Afghanistans hidden toll: Troops invalided out triple

Discussion in 'Current Affairs, News and Analysis' started by Skynet, Aug 30, 2009.

Welcome to the Army Rumour Service, ARRSE

The UK's largest and busiest UNofficial military website.

The heart of the site is the forum area, including:

  1. Afghanistan's hidden toll: Troops invalided out triple in three years
    Unpublished figures show thousands of ex-soldiers have sought financial help – many suffering with stress disorders. Brian Brady and Nina Lakhani report

    Sunday, 30 August 2009SHARE PRINTEMAILTEXT SIZE
    The numbers of 'post-service' claims has risen by a factor of almost 100, from 15 to 1,455 since 2005

    At its bloodiest, the fighting around Sangin in Afghanistan's Helmand Province, has been likened to Rorke's Drift, the 1879 battle portrayed in the film Zulu. The military discourage the comparison but as one officer puts it: "The only difference is there are no Zulus at Sangin."

    The town has seen some of the deadliest fighting of the campaign. More British soldiers have been killed there and more medals won than anywhere else in Afghanistan. But the benefits the British troops have brought are seized on by officials, including decreased opium production and more Afghans being educated. But the benefits have come at a price, not all of which are as obvious as the monuments to the fallen British soldiers erected by their comrades.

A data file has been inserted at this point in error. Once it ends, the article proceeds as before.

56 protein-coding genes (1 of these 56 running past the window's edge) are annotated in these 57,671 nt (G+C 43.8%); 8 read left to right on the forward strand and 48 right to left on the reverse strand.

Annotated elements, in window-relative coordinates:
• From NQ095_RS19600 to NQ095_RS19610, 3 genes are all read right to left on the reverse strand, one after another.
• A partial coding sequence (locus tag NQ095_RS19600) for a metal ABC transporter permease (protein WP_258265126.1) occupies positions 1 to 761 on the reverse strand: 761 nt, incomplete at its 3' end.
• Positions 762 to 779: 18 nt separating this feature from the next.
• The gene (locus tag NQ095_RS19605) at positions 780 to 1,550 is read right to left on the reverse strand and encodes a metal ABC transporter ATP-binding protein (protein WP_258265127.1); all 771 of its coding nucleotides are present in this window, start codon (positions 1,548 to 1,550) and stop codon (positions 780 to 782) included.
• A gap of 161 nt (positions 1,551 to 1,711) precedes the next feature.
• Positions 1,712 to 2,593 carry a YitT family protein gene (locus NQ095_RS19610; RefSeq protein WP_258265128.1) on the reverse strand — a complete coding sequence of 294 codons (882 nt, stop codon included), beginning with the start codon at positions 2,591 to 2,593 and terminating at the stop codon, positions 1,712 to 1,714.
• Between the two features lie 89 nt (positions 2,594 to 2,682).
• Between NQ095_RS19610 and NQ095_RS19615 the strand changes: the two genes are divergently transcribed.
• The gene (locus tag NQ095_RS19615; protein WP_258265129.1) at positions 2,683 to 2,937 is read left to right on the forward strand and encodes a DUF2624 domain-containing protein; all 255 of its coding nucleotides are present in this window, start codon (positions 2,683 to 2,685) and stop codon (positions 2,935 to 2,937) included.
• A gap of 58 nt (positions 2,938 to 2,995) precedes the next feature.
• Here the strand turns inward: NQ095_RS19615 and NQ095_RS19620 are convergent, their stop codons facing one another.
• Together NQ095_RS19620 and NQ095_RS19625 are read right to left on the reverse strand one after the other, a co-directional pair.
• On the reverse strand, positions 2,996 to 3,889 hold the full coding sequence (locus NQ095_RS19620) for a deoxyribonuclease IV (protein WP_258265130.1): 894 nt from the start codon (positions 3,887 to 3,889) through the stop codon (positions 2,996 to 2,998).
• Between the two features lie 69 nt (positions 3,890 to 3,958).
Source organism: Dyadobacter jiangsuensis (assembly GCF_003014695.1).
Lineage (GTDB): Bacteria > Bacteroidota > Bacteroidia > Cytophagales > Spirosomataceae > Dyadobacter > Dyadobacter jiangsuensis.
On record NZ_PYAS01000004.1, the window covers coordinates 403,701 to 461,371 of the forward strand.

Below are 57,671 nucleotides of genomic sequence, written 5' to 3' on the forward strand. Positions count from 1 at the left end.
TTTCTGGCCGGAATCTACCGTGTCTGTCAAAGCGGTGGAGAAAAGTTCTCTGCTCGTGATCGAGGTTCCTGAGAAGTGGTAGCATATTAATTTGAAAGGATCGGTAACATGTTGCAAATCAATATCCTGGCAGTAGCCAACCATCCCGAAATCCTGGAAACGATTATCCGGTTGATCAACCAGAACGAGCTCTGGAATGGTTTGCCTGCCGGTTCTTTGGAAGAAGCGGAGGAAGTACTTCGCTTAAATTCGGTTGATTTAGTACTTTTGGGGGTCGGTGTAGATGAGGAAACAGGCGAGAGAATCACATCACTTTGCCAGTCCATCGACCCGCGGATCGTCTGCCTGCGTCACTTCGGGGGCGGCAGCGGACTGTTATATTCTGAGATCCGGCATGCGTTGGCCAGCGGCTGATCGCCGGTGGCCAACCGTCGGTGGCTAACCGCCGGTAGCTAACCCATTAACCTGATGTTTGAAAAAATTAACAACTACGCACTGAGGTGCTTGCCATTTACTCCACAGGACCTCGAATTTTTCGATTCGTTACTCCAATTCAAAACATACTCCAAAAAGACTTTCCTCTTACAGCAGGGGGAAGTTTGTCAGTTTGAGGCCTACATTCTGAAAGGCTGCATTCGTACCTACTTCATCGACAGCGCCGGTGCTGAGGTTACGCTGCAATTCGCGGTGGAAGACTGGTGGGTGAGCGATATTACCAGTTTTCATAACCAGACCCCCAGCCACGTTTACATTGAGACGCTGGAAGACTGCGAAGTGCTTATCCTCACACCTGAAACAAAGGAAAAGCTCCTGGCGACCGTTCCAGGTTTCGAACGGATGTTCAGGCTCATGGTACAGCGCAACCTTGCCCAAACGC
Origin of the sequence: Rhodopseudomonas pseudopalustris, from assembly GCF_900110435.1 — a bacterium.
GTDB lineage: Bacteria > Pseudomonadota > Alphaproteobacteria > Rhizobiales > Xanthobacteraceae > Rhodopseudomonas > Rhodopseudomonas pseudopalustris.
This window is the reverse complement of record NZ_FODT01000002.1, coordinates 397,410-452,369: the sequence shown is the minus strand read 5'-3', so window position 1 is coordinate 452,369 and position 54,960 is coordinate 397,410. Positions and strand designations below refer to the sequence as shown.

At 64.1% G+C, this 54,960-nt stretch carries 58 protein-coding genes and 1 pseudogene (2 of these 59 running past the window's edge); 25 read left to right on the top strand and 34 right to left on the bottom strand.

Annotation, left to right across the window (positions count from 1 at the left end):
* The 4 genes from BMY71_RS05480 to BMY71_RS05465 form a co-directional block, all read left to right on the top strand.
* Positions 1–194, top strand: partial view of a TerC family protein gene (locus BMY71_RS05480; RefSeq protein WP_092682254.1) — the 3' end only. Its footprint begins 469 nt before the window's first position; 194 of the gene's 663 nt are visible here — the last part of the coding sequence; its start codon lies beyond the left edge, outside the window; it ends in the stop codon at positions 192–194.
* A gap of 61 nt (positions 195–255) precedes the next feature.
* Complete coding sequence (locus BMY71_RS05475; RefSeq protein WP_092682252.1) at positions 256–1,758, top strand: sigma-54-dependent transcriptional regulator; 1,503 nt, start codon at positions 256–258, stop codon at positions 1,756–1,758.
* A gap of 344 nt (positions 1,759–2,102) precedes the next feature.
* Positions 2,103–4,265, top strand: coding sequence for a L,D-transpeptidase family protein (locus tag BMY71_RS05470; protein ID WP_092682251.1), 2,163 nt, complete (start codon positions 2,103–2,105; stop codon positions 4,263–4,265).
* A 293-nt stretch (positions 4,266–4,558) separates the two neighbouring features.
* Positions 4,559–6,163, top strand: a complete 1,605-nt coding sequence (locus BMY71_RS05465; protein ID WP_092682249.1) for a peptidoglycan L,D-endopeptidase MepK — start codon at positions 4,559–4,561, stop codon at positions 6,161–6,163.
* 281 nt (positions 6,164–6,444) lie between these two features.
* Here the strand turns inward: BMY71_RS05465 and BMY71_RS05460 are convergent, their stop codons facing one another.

Shortages of helicopters and surveillance equipment mean troops are only as safe as far as they can see with their rifle sights or binoculars. The Taliban also know it and are careful to lay their lethal mines and improvised explosive devices just out of sight. Soldiers work on the basis that every time they patrol there is a one in four chance one of them will die. Privately, senior British officers say they currently work on the assumption at least a "limb a day" will be lost.

    Related articles
    Gordon Brown makes surprise visit to rally forces in Helmand
    James Fergusson: Peace with the Taliban: It is possible
    Former senior Army officer: 'MoD must help with care of veterans'
    The hidden costs of war
    The tally of dead currently stands at 208, but some senior officers believe this could rise sharply. The numbers of those wounded and maimed have soared by 300 per cent in the past three years as the increasingly bloody struggle to maintain order has intensified. New figures obtained by The Independent on Sunday also show that the numbers claiming compensation for injuries sustained in Iraq and Afghanistan are more than 12 times higher than the total in 2005.
  2. This would be a good time to push for public funding of service charities.